The total credit card debt in the US is $679 billion, auto-loan debt is $737 billion, but who would have thought that student loan debt is now nearly over 1 trillion dollars?! This can’t be good, since people already covered in debt are less likely to spend money and less likely to take the risk for a startup for example. Some people already say that the next big crisis will be the student debt crisis, as a result of a generation of heavily indebted students, who won’t be able to consume as their generations before.
Here are some recent ideas how to fix this:
1) “SoFi” short for Social Finance is a for-profit organization who connects alumni and investors to students to provide cheaper loans.
Excuse me?! So we save the problem of too much debt, with generating even more debt? Additionally, not only the investor wants a profit, but also “SoFi” wants a cut. How can that ever solve the problem, I am asking?
The problem with giving loans to students, is that they get used to the debt burden in younger age and can’t see the long term effects the loan has on their lifes. Most importantly, there is no incentive for universities to cut costs. They can continue to increase tuition fees and students will just pay with ever more loans.
In countries that don’t have tuition fees or just a very low fee, students try to finance their complete lifestyle without generating any debt. So when a country like Germany introduced about $1250 tuition fee, there were huge protests. Yes, about $1250 yearly (!). Similar things just recently happened in Quebec. However, if students just get more loans, they simply don’t care, because what is the difference between $100,000 and $120,000 debt anyways, right?
2) FixUC.org, has proposed a model to the University of California where the University gets 5% of the next 20 years future earnings for giving free schooling. By FixUC estimates this would eeven more than double the Universities revenues. Someone earning less than $30,000 yearly is exempted and there is a cap of $10,000 for high earners.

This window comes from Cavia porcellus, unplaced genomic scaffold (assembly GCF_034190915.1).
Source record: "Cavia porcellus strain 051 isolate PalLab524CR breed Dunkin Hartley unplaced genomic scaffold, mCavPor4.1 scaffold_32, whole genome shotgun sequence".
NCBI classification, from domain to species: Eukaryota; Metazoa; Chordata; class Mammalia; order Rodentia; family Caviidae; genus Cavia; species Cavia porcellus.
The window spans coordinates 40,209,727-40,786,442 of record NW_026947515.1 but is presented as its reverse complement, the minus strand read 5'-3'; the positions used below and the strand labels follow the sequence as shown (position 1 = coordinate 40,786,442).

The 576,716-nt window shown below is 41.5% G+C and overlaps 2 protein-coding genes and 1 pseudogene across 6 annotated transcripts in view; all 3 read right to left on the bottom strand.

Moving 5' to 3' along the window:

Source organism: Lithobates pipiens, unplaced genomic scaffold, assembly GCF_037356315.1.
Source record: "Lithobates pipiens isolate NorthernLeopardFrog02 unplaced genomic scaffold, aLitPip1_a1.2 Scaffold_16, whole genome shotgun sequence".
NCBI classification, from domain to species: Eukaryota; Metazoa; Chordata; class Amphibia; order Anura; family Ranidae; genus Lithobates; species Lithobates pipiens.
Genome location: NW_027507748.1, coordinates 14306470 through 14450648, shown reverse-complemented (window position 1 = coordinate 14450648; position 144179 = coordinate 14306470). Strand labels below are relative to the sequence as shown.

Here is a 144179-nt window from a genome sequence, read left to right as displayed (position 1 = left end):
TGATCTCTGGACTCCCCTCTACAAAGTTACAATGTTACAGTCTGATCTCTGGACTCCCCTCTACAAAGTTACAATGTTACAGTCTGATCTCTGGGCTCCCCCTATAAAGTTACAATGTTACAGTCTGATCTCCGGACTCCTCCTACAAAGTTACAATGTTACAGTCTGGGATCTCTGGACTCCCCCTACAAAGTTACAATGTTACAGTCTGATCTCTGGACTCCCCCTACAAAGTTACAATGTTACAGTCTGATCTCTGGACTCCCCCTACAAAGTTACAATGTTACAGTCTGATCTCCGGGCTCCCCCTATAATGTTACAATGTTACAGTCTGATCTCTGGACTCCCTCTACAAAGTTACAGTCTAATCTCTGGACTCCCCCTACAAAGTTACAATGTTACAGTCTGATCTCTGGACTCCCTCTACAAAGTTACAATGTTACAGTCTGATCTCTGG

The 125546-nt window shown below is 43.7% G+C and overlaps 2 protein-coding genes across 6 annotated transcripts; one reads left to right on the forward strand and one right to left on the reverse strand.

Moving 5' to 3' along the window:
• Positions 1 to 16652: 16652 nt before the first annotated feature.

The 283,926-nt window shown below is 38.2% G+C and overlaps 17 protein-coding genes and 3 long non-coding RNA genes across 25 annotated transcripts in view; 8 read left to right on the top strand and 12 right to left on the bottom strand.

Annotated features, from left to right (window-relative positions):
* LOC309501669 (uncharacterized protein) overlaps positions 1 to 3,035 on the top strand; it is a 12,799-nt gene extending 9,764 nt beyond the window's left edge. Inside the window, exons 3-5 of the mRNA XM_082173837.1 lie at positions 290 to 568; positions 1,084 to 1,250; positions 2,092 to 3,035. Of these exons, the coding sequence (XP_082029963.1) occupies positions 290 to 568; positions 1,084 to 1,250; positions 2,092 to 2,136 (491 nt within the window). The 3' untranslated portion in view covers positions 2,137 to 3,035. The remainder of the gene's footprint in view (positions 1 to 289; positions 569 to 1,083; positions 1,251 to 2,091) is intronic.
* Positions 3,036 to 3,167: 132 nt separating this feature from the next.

This plan makes more sense. It gives an incentive to the University to cut down costs and make the University run more efficiently. Moreover, its in the Universities best interest to prepare their students for the best possible job, since their revenue is directly connected to that. Still, 5% over 20 years is a huge burden for any student. Just think of how much money you would make if you would save and invest 5% of your salary every year over that timespan, Yes, it actually might be more than your tuition, if, and only if, you get a well paying job.
3) Loan forgiveness is another proposal. For example wipe out the loans for everyone who has paid 10% of their salary for over 10 years.
This may be very well a good short term measure to solve the problem now, especially with companies aggressively collecting debt from young and old who simply can’t afford to pay back. However, this does not solve the problem and gives no incentive to make the system more efficient and affordable.
There must be several criteria:
- A student loan should never be an attractive investment for banks or anybody else. This would just drive the incentive to increase of tuition fees and loans.
- It must be in the interest of the university to work as efficient as possible and as a result cut tuition fee as much as possible.
- The government and the tax payer have to ask themselves, how much is education worth for a country and how much the government should invest.
(Source: Fast Company, Issue 168, October 2012)